Distinguishing Ketuanan Melayu and the New Economic Policy
One of the most interesting and illogical arguments used to defend the racist notion of ketuanan Melayu (Malay supremacy) is that ketuanan Melayu is inextricably bound up with affirmative action policies such as the New Economic Policy. Any challenge to Malay supremacy, then, is a challenge to helping the Malays advance economically, under this view.
I once thought that this is not a widespread opinion — one held only by a few fringe zealots unable to tell the difference between the apartheid-like ketuanan and the more just principles of equality of opportunity underlying the NEP. I have had to revise my thoughts, however, after looking at some debates on this issue — it's quite clear that a lot of people labour under the misconception that Malay supremacy and the NEP are the same thing.
In the first place, why is there this misunderstanding? I think it is because the government has always used the same rhetoric to support both ketuanan Melayu and affirmative action policies such as the NEP. It's a brilliant example of Orwellian doublethink. On the one hand, Malaysians are supposed to be given a level playing field through affirmative action; on the other, they are supposed to be given a plainly tilted playing field by explicitly ketuanan-based policies.
The fact is, though, that there is a clear difference between Malay supremacy and the ideals of the NEP. Nobody disputes the need to help the Malays progress economically, except for a few Chinese chauvinists. Who would begrudge helping a fellow Malaysian?
What is disputed is the need to enthrone one race over another in order to help that race progress. If one race has been discriminated against for centuries, is the solution then to totally reverse the situation, and totally discriminate against other races? It's not logical — it just doesn't make sense.
After all, in 1960s America, what was the solution to a century of segregation and before that, a century of slavery? Was it to make the blacks the new masters, the new tuan of the United States? Of course not — the solution was affirmative action, to create an equality of opportunity. Funds were poured into helping the blacks advance, primarily through education — but nobody except black supremacists argued that the blacks deserved to become the new lords of America.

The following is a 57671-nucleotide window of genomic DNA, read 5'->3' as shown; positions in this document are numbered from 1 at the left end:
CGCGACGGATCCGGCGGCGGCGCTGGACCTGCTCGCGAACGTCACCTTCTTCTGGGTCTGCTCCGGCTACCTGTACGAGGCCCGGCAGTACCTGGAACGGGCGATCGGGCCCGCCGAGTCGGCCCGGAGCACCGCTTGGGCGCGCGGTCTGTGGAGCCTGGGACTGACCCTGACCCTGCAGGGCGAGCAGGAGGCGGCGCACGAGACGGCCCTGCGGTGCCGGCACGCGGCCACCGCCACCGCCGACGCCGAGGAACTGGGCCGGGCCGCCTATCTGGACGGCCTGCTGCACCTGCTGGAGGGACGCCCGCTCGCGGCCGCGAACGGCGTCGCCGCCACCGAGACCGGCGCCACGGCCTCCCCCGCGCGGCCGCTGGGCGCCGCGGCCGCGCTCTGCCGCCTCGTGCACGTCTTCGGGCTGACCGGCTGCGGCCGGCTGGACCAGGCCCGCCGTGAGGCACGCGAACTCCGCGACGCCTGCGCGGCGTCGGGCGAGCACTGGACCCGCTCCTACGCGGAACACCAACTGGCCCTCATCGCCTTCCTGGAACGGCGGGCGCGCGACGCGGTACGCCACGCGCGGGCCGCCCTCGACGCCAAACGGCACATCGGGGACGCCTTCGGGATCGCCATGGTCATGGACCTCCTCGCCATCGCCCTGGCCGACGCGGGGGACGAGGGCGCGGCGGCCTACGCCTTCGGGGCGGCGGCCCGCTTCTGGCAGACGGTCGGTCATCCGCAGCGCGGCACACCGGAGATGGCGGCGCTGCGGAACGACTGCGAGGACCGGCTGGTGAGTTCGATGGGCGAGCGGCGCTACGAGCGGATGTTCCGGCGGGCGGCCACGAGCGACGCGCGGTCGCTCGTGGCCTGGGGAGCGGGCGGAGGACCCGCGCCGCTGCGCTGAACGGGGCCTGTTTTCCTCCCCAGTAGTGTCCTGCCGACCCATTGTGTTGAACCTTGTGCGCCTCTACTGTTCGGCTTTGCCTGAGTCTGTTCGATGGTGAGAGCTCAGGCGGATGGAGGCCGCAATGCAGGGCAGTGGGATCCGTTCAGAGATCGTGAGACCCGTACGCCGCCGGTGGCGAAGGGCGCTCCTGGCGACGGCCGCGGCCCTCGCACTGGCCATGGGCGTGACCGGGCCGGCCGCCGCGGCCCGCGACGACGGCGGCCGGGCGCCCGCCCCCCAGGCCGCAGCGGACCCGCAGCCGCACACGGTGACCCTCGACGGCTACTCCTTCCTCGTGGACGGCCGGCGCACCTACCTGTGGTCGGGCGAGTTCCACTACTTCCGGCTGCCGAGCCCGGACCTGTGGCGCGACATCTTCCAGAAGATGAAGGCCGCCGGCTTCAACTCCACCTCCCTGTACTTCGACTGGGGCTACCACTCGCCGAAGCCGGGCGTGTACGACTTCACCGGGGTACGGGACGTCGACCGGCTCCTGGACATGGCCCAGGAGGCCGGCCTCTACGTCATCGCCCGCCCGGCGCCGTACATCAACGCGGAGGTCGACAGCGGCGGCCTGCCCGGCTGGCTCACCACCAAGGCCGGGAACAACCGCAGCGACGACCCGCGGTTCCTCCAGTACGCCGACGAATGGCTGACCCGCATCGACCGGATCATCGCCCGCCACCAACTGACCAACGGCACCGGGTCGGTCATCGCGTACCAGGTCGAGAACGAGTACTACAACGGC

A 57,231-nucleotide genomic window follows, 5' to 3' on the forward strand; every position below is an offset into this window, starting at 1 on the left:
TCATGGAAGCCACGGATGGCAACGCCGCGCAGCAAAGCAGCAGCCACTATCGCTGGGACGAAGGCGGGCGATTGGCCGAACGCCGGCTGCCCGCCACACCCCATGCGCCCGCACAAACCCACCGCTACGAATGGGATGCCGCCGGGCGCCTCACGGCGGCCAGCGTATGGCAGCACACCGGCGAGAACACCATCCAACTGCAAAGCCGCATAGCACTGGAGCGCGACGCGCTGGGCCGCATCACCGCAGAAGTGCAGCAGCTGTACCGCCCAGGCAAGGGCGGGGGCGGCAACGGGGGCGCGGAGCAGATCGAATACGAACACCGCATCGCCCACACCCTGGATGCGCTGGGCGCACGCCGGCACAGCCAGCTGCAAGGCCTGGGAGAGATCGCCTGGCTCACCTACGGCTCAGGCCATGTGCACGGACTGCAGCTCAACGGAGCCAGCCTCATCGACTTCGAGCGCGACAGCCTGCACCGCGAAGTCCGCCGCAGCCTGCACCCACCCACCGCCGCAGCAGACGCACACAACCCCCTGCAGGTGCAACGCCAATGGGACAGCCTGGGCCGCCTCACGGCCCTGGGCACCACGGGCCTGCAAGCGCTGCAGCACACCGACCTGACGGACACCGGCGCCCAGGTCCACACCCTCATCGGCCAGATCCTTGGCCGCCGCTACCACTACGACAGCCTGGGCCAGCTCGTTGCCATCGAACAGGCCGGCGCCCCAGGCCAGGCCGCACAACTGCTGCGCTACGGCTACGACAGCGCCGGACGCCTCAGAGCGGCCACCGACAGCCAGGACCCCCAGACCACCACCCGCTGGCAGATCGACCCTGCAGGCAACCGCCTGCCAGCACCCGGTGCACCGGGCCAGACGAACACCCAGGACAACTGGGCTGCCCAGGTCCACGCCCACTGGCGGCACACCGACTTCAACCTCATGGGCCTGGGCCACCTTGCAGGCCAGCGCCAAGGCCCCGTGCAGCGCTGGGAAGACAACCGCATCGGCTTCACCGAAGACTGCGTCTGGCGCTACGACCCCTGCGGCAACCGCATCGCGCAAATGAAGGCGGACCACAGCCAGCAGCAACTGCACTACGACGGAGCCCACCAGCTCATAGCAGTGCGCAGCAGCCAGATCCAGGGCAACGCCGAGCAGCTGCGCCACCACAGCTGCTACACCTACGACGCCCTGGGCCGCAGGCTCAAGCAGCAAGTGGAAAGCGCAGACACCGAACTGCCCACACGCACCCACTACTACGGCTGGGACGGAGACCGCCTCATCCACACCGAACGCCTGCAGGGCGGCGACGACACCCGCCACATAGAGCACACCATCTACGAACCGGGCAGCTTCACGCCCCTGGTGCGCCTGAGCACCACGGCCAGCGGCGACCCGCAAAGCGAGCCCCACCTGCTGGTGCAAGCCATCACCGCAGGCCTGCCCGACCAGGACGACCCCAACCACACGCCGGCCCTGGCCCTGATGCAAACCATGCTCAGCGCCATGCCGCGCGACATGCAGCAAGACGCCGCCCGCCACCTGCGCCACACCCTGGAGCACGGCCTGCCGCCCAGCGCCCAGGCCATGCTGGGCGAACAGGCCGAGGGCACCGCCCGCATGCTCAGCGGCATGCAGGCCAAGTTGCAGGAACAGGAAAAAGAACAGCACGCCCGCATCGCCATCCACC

Similarly, in South Africa, they did not solve the problems of apartheid by making the blacks the new tuan of South Africa and disenfranchising the whites. Instead, they leveled the playing field and gave all races equal opportunities. The result is a remarkable egalitarianism when it comes to race, especially at the elite levels — enter any upscale restaurant or social club in Johannesburg, and you'll see a panorama of black and white clientele. The poor blacks have of course not had it anywhere as good, but they are also advancing in their own way.
The solution to discrimination is not and never will be more discrimination. If we want to progress, the last thing we want is more ketuanan. Before ketuanan Melayu, we had ketuanan mat salleh. We've had more than enough ketuanan in Malaysia — we don't need a single pinch more, thank you.
What we want for this country is true equality of opportunity for all Malaysians. The NEP served to advance this goal, although its lousy implementation has actually worsened the inequities in this country (especially intraethnic ones).
No Malaysian begrudges another Malaysian the opportunities to make themselves a better person. What we begrudge is being denied similar opportunities, and being told that we are just second-class citizens, pendatang asing. This is completely unnecessary for the disadvantaged Malay community to advance. Malaysia can, and should, move forward as a nation unencumbered by this antiquated notion of ketuanan. In Malaysia, no one race is the tuan — Malaysians are the masters of Malaysia.